SUPPORT OUR TROOPS
Of all the hypocritical, pandering-to-the-slavering-war-beast actions Congressional Republicans have taken since Democrats assumed control of the House and a meaningless (because of Lieberman) majority in the Senate, this is it.
Of all the Democratic amendments to the Defense appropriations bill, the measure championed by Sen. Jim Webb (D-Va.) was the most obvious no-brainer. The amendment, which was co-sponsored by another decorated war hero, Sen. Chuck Hagel (R-Neb.), didn’t have a direct impact on troop withdrawal or timelines, so it should have been easier for Republicans to support.
Webb’s measure focused on the multiple and extended deployments and rotations that have undermined U.S. readiness, and have strained the military to the breaking point. Webb/Hagel was quite simple: it requires every deployed soldier receive at least the same amount of rest when they return home. In other words, serve six months in Iraq, rest for six months back home.
“We have an amendment before us that is critical for the strength of our military and the well-being of our troops. Regardless of where we stand on the war, I would hope that we stand as one in our commitment to keeping our military the strongest in the world,” said Senate Majority Leader Harry Reid said before the vote. “We should all agree that we can’t sustain that strength if our men and women in uniform aren’t given the protection and care they need. That’s not a Democratic talking point or a Republican talking point — it’s just common sense.”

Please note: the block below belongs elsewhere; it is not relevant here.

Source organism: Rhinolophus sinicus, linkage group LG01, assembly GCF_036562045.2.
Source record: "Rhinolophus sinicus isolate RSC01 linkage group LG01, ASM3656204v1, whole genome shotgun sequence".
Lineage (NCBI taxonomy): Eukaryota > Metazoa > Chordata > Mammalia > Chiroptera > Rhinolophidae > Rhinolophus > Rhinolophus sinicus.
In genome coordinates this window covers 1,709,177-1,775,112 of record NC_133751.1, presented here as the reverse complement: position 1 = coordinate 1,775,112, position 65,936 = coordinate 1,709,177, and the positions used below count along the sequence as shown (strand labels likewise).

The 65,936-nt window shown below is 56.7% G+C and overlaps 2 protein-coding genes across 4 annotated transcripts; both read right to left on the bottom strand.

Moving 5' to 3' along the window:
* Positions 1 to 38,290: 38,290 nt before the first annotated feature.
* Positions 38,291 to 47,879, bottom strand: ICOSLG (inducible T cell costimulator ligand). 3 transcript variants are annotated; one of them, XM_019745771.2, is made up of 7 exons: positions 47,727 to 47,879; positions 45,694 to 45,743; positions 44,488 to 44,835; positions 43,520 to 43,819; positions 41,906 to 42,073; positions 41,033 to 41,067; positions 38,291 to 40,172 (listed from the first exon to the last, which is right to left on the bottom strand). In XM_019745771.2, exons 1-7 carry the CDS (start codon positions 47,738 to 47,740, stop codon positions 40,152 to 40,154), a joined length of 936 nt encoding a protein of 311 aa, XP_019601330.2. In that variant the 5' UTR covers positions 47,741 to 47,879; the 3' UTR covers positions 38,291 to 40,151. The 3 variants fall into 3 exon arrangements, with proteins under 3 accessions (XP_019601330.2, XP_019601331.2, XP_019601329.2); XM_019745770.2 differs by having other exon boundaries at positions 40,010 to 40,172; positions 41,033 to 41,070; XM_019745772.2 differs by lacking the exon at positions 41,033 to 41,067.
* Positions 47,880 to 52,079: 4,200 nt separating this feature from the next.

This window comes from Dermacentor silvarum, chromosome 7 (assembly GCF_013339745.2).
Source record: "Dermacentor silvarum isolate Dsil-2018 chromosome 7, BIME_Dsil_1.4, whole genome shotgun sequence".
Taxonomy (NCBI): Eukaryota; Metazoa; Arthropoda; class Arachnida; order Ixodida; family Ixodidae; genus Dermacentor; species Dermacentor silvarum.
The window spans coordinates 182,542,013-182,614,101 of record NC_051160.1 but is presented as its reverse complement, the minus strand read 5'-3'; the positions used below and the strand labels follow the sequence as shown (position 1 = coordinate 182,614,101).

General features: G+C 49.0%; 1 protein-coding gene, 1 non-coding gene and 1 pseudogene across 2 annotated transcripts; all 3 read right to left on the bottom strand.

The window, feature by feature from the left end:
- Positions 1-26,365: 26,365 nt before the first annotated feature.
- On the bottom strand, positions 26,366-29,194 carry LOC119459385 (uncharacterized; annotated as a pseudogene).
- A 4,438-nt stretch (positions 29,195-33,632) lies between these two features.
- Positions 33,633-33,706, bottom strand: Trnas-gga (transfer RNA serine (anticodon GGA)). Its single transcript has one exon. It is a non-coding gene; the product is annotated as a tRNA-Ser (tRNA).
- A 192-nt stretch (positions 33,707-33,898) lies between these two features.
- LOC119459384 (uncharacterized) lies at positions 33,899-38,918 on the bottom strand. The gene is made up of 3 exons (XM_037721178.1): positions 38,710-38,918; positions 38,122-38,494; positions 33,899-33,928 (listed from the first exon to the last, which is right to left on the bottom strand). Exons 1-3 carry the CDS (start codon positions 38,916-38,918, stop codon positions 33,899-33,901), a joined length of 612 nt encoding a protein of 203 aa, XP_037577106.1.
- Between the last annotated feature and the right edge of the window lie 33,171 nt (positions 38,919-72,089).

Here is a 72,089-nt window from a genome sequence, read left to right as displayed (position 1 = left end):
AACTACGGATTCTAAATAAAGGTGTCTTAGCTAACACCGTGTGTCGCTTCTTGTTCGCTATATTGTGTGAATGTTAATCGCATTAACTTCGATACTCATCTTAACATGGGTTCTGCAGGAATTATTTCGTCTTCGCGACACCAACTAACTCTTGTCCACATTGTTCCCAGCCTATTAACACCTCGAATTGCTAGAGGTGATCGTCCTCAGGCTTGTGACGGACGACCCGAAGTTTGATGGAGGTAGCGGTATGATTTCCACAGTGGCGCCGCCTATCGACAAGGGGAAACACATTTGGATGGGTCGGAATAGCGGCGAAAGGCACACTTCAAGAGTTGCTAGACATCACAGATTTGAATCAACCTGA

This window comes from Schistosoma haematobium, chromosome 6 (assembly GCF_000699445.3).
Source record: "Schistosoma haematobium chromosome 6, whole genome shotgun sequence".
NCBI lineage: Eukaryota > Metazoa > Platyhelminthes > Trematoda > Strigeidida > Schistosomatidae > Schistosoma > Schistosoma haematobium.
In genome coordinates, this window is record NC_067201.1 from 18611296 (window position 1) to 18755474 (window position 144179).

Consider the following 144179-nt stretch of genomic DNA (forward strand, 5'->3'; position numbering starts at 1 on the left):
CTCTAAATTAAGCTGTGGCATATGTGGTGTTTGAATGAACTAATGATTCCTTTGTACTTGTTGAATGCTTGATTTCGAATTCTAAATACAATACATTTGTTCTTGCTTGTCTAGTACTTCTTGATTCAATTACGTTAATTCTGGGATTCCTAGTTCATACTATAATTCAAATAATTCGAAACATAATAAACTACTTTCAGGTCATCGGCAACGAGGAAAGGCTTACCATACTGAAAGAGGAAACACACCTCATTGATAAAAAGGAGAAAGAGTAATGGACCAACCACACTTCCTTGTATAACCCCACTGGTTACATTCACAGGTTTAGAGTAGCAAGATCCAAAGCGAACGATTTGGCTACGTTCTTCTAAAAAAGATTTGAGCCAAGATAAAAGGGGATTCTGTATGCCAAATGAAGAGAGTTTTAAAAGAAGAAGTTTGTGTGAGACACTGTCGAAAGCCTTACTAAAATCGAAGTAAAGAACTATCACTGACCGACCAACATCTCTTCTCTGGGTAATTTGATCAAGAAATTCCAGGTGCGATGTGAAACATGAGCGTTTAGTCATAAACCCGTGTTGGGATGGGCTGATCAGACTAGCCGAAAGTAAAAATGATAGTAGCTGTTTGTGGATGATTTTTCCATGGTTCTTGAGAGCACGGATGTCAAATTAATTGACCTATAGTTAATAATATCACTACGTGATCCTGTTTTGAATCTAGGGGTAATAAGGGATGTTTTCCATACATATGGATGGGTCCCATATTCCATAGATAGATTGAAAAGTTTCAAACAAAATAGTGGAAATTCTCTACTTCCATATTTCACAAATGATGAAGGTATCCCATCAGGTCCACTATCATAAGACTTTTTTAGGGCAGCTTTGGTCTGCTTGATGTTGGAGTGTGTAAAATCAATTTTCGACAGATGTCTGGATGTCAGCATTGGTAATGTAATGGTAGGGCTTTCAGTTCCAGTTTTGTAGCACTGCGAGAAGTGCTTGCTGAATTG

Well, it should be. As it turns out, most Senate Republicans not only opposed Webb/Hagel, they filibustered it so that it wouldn’t receive an up-or-down vote. This afternoon, Dems fell short of breaking the filibuster, 56 to 41, four votes shy of what they needed.
I want to hear those 46 Senators who voted against Webb-Hagel to tell their constituencies and the American people once again how much they "support the troops." I want John McCain and Joe Lieberman, who are so fond of visiting Iraq and returning to tell touching stories about our soldiers being eager to fight on and of the tender feelings their executive officers have for their men and women's welfare, to go back to Iraq, look those soldiers in the eye and say, "I just opposed in the Senate an amendment that would have ensured that you don't return to fight in this place until you've been fully rested, equipped, and retrained for your next deployment. I did that because I support and care about you so much." And I want the right-wing mouthpieces who beat the war drum ad nauseum while demonizing the opposition for not caring about our "brave men and women" to explain to their audience why they've remained mum about the defeat of this amendment.
HOW IS IT POSSIBLE that the Bush administration, Republicans and conservatives can continue to celebrate their lovefest for the military and yet oppose increasing their salaries and improving their healthcare?
This latest outrage should have been the top story of the day and week. But what's one more outrage out of so many?
Still, I would hope that somebody is going to thrust this issue upon the consciousness of the American voting public, who will then, in my fantasy, raise a loud enough clamor -- such as the right-wing did on the immigration bill -- to force Webb-Hagel back onto the Senate floor, where Republicans will discover they cannot raise enough votes to filibuster, the amendment is passed, and it is up to George W. Bush, the Decider and Commander-in-Chief, to explain to his troops and the public why he will veto it.